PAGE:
There were more cases of lynching per capita in Florida, between 1900 and 1930, than in any other state.
Alabama and Mississippi had more total cases of lynching during this period, but Florida was the statistical leader based on population.
A 1993 study indicates that between 1882 and 1930, one out of every 1,250 African Americans in Florida was lynched. A black person was almost twice as likely to be lynched in Florida as Georgia, and seven times more likely in Florida than in North Carolina.
The last known lynching in Brevard County happened in the summer of 1926. It was the third lynching of a black man in the area in two months. The victim’s name was James Clark, and a photograph of his lynching was made into a postcard.
An article about the murder appeared in the Tuesday, July 13, 1926 edition of the Cocoa Tribune newspaper.
“It is said that the negro had been arrested Sunday for an attempted attack on a white girl of Eau Gallie, and that he was on his way, about 7:00 o’clock that evening, with the chief of police to Titusville for safe keeping, when the officer was over-powered by masked men,” the article states. “The man was whisked away, the body being found the next morning.”
There was no attempt to find out who had murdered Clark before he could be tried for his alleged crime in a court of law. The article states only that it was determined that Clark was, in fact, dead.
“A coroner’s jury was empaneled Monday morning to view the remains of a negro man, who was found three miles north of Eau Gallie Monday morning,” the Cocoa Tribune printed. “The jury’s findings were that the man, James Clark, came to his death by being hanged from a tree and riddled with bullets.”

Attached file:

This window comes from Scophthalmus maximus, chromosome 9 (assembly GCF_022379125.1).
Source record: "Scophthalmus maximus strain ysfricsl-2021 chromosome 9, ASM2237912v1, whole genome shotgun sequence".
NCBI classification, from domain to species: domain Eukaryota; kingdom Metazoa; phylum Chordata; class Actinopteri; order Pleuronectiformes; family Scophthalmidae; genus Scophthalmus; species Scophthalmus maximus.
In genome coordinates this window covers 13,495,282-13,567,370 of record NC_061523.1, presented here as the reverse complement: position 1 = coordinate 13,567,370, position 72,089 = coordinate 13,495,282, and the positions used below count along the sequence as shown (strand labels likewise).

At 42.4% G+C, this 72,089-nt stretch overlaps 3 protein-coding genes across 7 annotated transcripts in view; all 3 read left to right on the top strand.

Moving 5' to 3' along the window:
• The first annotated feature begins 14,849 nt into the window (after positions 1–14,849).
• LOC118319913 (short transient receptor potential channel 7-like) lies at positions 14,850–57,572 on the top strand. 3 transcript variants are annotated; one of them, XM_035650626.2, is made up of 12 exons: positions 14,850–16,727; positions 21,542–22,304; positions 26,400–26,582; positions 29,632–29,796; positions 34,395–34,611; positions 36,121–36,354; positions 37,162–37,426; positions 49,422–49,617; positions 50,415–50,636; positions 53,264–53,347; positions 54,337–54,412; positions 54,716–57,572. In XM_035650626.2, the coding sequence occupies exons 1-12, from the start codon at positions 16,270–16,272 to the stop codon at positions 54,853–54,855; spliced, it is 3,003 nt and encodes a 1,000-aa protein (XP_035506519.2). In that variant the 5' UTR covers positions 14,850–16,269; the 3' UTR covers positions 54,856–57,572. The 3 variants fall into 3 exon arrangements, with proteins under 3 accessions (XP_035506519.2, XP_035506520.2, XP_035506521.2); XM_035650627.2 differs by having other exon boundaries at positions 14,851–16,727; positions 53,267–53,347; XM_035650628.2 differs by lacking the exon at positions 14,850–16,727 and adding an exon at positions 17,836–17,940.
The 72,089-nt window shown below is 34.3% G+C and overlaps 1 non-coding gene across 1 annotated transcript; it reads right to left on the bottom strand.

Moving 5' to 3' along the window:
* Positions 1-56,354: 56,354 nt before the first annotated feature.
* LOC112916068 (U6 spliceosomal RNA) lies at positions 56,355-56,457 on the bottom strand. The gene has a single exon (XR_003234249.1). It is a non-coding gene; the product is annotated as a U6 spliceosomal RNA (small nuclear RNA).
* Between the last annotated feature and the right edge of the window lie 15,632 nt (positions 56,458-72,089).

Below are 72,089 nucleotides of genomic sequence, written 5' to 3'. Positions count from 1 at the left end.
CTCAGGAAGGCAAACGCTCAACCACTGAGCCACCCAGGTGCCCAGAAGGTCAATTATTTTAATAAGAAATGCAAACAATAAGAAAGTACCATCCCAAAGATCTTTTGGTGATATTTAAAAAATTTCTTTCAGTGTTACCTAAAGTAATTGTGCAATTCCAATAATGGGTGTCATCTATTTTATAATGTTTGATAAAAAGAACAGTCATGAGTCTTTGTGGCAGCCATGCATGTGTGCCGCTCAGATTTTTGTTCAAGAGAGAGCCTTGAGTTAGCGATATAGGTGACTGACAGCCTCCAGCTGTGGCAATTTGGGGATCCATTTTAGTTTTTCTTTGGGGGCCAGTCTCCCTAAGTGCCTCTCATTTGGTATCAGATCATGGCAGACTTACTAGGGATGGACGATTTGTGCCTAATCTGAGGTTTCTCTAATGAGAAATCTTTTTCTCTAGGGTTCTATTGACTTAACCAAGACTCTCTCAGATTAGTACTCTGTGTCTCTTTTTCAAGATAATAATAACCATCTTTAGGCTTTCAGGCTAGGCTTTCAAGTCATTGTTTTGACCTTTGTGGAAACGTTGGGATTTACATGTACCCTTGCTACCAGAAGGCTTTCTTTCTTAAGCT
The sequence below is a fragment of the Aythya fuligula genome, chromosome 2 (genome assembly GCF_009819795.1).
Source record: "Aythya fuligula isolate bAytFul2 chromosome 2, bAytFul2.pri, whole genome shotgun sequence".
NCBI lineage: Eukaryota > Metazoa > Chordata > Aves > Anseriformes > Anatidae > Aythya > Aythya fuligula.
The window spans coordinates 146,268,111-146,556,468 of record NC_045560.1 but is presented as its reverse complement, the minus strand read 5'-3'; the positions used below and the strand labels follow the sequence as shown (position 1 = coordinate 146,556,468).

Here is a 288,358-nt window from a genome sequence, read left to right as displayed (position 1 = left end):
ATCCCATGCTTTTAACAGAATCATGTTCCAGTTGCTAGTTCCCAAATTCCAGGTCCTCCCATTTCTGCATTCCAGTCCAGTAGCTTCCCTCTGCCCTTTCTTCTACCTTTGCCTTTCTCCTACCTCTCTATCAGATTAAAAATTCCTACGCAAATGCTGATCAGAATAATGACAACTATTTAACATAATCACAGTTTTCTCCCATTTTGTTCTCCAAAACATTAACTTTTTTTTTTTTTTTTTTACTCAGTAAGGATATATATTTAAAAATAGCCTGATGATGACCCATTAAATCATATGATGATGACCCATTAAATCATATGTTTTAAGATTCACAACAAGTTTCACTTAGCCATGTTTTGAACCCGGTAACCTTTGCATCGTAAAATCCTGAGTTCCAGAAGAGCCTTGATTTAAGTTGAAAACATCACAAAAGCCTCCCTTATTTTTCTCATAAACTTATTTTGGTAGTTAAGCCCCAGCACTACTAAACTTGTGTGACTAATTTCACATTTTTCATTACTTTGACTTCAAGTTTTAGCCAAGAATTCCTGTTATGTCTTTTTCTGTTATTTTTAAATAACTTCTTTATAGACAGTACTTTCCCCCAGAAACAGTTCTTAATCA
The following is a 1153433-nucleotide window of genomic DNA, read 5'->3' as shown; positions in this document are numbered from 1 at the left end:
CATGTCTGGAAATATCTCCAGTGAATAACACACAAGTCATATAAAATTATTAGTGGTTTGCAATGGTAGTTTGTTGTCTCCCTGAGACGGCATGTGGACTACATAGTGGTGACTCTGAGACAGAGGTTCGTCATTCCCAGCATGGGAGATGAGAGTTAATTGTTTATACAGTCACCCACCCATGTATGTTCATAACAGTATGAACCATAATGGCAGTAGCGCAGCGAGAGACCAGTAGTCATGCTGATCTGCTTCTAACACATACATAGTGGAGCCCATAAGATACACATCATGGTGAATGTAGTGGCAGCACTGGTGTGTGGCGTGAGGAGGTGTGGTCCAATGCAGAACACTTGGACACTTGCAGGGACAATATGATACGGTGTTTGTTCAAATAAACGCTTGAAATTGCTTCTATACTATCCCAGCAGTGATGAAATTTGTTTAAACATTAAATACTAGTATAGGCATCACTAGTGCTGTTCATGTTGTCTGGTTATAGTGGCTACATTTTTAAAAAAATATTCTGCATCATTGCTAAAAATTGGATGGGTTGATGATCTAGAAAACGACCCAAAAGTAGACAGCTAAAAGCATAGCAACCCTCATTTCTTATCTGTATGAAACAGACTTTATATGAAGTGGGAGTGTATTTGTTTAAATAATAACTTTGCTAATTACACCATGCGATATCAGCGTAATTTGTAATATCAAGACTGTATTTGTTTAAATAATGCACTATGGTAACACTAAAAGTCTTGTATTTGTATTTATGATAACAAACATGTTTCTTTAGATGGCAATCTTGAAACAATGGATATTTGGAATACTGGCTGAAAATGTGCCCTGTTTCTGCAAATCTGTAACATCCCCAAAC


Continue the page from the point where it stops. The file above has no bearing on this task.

On January 15, 1989, the Orlando Sentinel revisited what was then a 63-year-old case. At that time, there were still people alive who had information about the lynching.
A.T. Rossetter was a municipal judge in Eau Gallie for 25 years before the town merged with Melbourne in 1969. He was 18 when the Clark lynching took place.
“Back in those days, the sheriff’s office and those people never cared much about it, the hanging,” Rossetter told the Sentinel. “They never investigated it. I didn’t believe anybody could be that cruel.”
On July 11, 1926, Clark was working as the chauffeur of a traveling salesman who was staying at a hotel in Eau Gallie. The 10-year-old daughter of the hotel owner was allegedly raped by Clark, who was arrested for the crime. A “black preacher” was said to have witnessed the attack on the girl.
“Rape was a lot worse crime back then,” said W. Lansing Gleason, who had been mayor of Eau Gallie from 1929 to 1942. He was 89-years-old when interviewed by the Sentinel. “The thinking was, anybody that did anything like that ought to be hanged.”
Word quickly spread that a lynching was planned, so Clark was to be moved to Titusville to await trial. Rossetter was standing in front of the pool hall, across the street from the alley leading to the jail.
“I saw the chief of police come out of the alley in the car, and the colored man was in the car,” Rossetter said.
Ten men ran out of the pool hall and jumped into two cars, chasing the police car. Half an hour later, the sheriff returned to town without his prisoner.
“He said he was held up, and they took his gun away from him and they took the colored man away from him, so he just came on back to town,” said Rossetter. “Of course, the next day he had his gun back on.”
The site of the lynching, near Parkway Drive and U.S. 1, was named Lynching Tree Drive until 1980, when the name was changed to Legendary Lane. The tree is long gone.
Former Brevard County Commissioner Joe Wickham was a teenager in 1926. “They were mean, some of those guys in those days,” Wickham told the Sentinel. “They just took the law into their own hands. It was sad. Very sad.”